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ERIC Number: EJ817272
Record Type: Journal
Publication Date: 2008-Dec
Pages: 20
Abstractor: As Provided
Reference Count: 26
ISSN: ISSN-0075-417X
The Use of Board Games in Child Psychotherapy
Oren, Ayala
Journal of Child Psychotherapy, v34 n3 p364-383 Dec 2008
Playing checkers, football or more recently, computer games, is an important part of the latency child's culture. The ability to play games demands a level of emotional development similar to that needed to cope with the emotional/developmental demands characteristic of latency. A game shared by the therapist and child provides a picture of the child's development, patterns of interaction and internalised representations, and is an arena where the therapist can intervene, verbally and non-verbally, in response to the specific needs of the child. The child's desire and need to play clash with the difficulties in coping with the demands of the game. This raises the same issues that children confront during their maturation and interactions with others. Observation and analysis of game play allow the skilled therapist to evaluate the emotional development, internal representations, projections and patterns of relations of children and to intervene to help them with their specific difficulties and conflicts and, importantly, do so in an enjoyable way. The special challenges for the therapist using board games in psychotherapy come from the need simultaneously to observe the game, play it "well", plan actions, regulate the child's anxiety level, maintain a playing atmosphere and deal with transference and countertransference issues--all in the highly tense atmosphere of competition. In the paper, I outline how board games can be used in psychotherapy, focusing on projective and developmental domains. I present a scheme that links emotional development stages and their expressions in game play, and use a case description to illustrate how it can be used in assessment, treatment planning and following progress. Some of the dilemmas faced by the therapist using games in therapy are also discussed. (Contains 1 table.)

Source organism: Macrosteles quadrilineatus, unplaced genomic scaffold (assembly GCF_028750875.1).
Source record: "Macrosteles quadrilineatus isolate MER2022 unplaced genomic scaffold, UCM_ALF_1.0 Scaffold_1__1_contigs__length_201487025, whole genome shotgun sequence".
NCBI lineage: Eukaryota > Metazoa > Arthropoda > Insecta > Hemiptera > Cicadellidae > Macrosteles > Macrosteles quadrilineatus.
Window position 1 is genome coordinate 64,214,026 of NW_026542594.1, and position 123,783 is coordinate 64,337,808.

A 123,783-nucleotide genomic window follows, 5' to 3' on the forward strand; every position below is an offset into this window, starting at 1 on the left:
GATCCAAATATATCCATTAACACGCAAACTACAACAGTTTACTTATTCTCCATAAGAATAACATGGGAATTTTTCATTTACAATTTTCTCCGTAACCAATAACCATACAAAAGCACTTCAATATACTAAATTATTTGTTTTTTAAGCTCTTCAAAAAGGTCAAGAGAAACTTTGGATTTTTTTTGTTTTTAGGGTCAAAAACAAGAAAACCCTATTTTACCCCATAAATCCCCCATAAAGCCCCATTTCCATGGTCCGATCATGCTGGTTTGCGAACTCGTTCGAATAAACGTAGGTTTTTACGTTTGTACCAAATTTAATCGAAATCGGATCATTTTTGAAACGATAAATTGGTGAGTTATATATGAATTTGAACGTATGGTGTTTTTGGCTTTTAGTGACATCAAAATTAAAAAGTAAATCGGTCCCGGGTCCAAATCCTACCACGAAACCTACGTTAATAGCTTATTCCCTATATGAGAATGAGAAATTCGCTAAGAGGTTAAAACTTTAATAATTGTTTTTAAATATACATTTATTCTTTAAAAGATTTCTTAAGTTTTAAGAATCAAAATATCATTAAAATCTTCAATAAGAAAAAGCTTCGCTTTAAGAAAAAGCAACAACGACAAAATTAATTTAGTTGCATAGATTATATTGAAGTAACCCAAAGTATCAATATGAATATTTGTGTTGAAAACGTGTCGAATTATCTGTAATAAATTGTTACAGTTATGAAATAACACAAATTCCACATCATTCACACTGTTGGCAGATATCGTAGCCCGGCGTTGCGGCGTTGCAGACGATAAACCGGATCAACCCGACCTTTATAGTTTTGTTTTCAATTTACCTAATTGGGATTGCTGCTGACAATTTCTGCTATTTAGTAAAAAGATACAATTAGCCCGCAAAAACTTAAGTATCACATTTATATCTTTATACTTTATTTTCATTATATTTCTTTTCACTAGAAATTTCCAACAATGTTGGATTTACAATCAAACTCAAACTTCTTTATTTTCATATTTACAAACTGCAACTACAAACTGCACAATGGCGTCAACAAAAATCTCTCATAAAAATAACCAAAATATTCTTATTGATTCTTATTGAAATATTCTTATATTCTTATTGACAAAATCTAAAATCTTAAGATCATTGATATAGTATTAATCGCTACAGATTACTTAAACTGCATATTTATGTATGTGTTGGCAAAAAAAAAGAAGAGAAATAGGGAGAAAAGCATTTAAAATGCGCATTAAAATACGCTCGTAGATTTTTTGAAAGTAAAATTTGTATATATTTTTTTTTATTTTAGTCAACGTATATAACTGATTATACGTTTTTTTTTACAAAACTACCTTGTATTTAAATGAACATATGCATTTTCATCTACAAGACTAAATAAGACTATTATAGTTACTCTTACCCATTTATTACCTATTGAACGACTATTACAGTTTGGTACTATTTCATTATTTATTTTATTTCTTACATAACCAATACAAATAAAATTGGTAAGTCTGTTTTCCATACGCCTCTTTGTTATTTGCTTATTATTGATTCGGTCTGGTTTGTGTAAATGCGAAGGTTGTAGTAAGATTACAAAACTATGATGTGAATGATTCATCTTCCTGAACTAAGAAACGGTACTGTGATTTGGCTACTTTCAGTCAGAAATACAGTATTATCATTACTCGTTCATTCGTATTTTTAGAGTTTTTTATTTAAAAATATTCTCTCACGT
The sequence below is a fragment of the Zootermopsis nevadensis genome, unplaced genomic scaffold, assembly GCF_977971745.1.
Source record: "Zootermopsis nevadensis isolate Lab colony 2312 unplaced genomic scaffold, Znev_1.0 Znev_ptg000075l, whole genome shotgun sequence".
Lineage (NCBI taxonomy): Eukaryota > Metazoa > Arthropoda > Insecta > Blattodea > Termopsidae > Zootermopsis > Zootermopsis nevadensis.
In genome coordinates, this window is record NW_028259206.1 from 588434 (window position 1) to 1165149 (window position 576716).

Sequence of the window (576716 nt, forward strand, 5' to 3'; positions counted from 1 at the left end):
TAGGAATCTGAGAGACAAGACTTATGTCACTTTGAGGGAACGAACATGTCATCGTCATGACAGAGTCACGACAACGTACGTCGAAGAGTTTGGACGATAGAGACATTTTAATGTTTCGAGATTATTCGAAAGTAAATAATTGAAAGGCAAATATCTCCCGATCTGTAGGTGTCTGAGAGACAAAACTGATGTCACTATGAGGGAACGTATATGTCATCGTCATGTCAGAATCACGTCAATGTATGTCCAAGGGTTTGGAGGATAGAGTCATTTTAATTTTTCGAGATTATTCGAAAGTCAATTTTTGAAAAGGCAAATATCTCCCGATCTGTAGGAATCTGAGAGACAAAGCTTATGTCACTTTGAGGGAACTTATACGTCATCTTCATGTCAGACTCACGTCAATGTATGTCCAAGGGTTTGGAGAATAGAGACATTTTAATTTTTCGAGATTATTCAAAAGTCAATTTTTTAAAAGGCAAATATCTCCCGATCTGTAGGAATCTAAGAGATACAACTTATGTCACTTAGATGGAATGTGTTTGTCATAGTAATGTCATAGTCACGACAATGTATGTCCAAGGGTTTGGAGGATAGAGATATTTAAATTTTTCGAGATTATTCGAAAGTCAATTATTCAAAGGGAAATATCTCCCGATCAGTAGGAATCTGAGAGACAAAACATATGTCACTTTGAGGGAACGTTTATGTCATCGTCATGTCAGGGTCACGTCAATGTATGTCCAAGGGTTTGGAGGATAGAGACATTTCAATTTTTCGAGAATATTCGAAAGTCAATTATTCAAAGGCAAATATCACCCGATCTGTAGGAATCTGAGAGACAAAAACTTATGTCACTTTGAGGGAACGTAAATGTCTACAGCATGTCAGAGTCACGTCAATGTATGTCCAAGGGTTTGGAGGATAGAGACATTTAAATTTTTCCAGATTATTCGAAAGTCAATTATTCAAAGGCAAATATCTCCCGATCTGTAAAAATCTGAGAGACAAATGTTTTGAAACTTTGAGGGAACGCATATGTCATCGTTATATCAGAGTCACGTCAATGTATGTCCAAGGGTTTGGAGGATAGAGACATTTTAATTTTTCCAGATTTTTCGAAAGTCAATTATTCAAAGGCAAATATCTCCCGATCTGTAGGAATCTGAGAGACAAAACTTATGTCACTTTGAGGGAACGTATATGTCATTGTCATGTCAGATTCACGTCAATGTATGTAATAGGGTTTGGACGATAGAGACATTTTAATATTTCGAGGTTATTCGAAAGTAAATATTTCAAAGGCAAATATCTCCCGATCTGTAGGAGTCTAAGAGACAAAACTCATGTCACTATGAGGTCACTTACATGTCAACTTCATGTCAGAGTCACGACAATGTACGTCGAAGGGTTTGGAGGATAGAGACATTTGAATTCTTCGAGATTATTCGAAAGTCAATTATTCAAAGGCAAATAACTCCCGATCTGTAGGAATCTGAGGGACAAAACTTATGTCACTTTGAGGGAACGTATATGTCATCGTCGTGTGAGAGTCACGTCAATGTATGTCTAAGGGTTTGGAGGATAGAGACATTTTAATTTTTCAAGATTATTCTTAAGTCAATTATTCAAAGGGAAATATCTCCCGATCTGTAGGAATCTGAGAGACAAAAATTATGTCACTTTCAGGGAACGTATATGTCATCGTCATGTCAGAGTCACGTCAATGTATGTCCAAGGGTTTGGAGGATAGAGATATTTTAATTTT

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Publication Type: Journal Articles; Reports - Descriptive
Education Level: N/A
Audience: Counselors
Language: English
Sponsor: N/A
Authoring Institution: N/A